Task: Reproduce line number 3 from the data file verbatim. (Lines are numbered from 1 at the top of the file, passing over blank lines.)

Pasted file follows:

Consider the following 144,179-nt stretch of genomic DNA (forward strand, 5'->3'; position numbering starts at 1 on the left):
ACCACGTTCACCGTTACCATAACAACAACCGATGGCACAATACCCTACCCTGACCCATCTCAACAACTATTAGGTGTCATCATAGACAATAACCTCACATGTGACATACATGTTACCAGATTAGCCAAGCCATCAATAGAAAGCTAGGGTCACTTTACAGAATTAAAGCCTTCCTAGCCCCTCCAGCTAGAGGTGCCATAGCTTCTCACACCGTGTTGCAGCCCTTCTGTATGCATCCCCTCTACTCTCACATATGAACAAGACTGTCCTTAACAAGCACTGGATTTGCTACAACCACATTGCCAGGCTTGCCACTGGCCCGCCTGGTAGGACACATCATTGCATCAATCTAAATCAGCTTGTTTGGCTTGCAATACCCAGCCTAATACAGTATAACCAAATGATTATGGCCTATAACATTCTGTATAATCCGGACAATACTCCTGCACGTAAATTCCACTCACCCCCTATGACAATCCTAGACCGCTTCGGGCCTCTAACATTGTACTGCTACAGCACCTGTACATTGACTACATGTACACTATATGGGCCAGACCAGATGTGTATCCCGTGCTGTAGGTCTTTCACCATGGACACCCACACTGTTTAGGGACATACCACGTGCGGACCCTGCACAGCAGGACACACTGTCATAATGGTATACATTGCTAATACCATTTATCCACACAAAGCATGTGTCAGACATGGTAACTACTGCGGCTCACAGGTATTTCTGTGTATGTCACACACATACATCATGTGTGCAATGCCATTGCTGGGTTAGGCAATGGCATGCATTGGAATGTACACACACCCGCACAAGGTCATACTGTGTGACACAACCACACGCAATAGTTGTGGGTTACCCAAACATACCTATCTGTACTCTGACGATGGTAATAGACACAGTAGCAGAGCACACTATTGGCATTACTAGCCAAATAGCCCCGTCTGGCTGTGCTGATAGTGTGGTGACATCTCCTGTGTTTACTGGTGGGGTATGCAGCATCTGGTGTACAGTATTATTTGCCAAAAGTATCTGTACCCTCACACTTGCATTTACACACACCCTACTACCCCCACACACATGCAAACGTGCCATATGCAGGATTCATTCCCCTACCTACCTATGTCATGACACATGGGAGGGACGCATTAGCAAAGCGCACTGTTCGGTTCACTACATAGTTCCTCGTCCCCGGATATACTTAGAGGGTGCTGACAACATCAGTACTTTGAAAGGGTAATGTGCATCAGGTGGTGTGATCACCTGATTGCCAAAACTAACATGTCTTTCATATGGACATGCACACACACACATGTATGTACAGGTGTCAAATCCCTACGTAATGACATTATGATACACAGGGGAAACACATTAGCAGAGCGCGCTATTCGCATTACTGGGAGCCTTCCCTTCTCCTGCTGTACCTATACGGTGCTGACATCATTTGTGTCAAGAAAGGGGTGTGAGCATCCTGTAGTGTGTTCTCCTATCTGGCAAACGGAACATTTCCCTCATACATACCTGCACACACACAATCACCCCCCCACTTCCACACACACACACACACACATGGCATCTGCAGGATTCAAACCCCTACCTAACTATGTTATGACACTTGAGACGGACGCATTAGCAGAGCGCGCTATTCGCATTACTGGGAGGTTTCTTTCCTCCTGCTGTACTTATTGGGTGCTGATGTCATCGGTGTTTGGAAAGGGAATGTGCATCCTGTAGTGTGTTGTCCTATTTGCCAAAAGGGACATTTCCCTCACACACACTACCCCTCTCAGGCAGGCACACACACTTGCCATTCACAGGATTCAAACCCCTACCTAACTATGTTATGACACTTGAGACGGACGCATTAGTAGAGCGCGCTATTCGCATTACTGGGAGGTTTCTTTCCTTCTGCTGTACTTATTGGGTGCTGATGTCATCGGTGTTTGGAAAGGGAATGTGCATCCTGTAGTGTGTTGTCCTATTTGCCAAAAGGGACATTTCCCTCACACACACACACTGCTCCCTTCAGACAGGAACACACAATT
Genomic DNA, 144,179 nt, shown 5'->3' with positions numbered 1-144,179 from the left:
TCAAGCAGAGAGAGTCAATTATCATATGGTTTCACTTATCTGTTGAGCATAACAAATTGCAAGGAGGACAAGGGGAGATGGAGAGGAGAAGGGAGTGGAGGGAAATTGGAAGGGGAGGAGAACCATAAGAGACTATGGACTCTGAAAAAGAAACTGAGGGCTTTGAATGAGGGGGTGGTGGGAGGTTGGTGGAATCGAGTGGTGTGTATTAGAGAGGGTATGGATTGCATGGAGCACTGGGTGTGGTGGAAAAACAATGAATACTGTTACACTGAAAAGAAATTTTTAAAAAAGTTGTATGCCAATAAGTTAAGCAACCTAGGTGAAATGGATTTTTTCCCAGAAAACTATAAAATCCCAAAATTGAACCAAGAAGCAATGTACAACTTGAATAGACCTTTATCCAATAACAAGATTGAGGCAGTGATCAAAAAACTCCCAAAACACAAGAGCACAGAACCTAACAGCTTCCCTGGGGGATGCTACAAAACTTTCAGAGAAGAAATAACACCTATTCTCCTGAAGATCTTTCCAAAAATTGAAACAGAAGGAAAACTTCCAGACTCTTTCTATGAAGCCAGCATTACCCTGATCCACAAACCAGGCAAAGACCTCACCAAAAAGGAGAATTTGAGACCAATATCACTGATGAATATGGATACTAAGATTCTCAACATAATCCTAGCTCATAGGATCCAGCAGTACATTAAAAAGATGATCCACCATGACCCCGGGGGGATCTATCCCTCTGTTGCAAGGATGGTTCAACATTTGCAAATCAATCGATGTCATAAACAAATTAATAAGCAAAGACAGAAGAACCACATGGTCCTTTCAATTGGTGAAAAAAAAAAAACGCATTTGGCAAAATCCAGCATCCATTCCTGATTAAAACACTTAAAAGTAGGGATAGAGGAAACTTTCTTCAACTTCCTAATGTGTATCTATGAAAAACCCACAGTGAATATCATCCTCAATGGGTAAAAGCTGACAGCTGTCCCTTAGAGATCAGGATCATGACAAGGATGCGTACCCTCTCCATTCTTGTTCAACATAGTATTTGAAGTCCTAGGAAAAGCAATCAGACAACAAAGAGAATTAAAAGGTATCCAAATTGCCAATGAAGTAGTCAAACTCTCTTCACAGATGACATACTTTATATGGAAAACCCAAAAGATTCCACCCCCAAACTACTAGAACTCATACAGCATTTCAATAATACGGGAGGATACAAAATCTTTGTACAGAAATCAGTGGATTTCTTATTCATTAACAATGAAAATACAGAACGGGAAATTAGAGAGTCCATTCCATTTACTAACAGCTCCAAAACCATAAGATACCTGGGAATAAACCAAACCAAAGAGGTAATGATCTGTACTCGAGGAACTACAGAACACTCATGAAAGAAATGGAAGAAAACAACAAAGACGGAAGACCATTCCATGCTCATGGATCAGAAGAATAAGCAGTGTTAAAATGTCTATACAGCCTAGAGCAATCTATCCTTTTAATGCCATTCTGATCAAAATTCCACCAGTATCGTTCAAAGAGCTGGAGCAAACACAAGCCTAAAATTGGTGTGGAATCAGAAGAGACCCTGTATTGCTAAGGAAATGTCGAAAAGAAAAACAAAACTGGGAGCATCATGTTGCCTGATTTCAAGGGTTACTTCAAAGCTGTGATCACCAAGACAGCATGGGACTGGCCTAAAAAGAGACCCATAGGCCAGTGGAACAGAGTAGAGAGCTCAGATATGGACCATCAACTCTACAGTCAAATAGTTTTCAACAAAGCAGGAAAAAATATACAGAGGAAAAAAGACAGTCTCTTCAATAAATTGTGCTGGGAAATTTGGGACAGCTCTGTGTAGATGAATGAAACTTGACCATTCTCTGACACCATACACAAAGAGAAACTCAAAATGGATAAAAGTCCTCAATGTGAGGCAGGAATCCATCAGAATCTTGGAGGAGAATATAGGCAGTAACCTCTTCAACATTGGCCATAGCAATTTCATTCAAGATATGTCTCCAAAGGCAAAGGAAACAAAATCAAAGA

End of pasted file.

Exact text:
Genomic DNA, 144,179 nt, shown 5'->3' with positions numbered 1-144,179 from the left: